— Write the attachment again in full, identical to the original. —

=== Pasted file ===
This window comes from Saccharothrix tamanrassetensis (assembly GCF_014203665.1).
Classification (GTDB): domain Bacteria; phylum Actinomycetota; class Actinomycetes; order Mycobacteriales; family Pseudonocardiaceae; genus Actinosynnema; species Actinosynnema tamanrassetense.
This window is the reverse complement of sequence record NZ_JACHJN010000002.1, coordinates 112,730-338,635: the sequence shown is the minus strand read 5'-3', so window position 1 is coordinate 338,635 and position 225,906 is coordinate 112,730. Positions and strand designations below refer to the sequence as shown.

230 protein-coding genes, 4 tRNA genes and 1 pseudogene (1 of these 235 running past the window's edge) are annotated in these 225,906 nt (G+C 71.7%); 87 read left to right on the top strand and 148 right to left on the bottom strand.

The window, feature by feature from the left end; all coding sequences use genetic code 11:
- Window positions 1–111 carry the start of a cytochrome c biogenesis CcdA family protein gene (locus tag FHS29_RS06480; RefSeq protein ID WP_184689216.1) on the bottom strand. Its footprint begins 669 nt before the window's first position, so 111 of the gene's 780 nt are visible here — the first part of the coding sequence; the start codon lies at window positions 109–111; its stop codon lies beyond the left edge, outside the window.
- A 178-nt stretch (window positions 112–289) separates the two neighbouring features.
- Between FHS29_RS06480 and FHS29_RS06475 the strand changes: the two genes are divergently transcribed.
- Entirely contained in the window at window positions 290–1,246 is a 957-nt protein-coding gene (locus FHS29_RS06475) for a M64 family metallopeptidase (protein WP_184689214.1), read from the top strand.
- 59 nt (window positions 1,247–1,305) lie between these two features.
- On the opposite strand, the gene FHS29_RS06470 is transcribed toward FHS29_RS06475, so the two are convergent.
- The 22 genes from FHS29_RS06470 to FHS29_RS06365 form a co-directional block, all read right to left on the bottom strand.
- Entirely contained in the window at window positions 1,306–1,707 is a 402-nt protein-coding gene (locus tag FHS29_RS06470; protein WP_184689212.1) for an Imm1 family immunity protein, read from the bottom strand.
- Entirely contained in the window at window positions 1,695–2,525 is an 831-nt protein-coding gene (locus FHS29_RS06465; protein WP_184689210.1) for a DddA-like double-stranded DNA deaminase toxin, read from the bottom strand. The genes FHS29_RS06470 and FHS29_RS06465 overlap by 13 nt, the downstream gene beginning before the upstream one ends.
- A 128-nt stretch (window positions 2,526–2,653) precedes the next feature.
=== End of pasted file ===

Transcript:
This window comes from Saccharothrix tamanrassetensis (assembly GCF_014203665.1).
Classification (GTDB): domain Bacteria; phylum Actinomycetota; class Actinomycetes; order Mycobacteriales; family Pseudonocardiaceae; genus Actinosynnema; species Actinosynnema tamanrassetense.
This window is the reverse complement of sequence record NZ_JACHJN010000002.1, coordinates 112,730-338,635: the sequence shown is the minus strand read 5'-3', so window position 1 is coordinate 338,635 and position 225,906 is coordinate 112,730. Positions and strand designations below refer to the sequence as shown.

230 protein-coding genes, 4 tRNA genes and 1 pseudogene (1 of these 235 running past the window's edge) are annotated in these 225,906 nt (G+C 71.7%); 87 read left to right on the top strand and 148 right to left on the bottom strand.

The window, feature by feature from the left end; all coding sequences use genetic code 11:
- Window positions 1–111 carry the start of a cytochrome c biogenesis CcdA family protein gene (locus tag FHS29_RS06480; RefSeq protein ID WP_184689216.1) on the bottom strand. Its footprint begins 669 nt before the window's first position, so 111 of the gene's 780 nt are visible here — the first part of the coding sequence; the start codon lies at window positions 109–111; its stop codon lies beyond the left edge, outside the window.
- A 178-nt stretch (window positions 112–289) separates the two neighbouring features.
- Between FHS29_RS06480 and FHS29_RS06475 the strand changes: the two genes are divergently transcribed.
- Entirely contained in the window at window positions 290–1,246 is a 957-nt protein-coding gene (locus FHS29_RS06475) for a M64 family metallopeptidase (protein WP_184689214.1), read from the top strand.
- 59 nt (window positions 1,247–1,305) lie between these two features.
- On the opposite strand, the gene FHS29_RS06470 is transcribed toward FHS29_RS06475, so the two are convergent.
- The 22 genes from FHS29_RS06470 to FHS29_RS06365 form a co-directional block, all read right to left on the bottom strand.
- Entirely contained in the window at window positions 1,306–1,707 is a 402-nt protein-coding gene (locus tag FHS29_RS06470; protein WP_184689212.1) for an Imm1 family immunity protein, read from the bottom strand.
- Entirely contained in the window at window positions 1,695–2,525 is an 831-nt protein-coding gene (locus FHS29_RS06465; protein WP_184689210.1) for a DddA-like double-stranded DNA deaminase toxin, read from the bottom strand. The genes FHS29_RS06470 and FHS29_RS06465 overlap by 13 nt, the downstream gene beginning before the upstream one ends.
- A 128-nt stretch (window positions 2,526–2,653) precedes the next feature.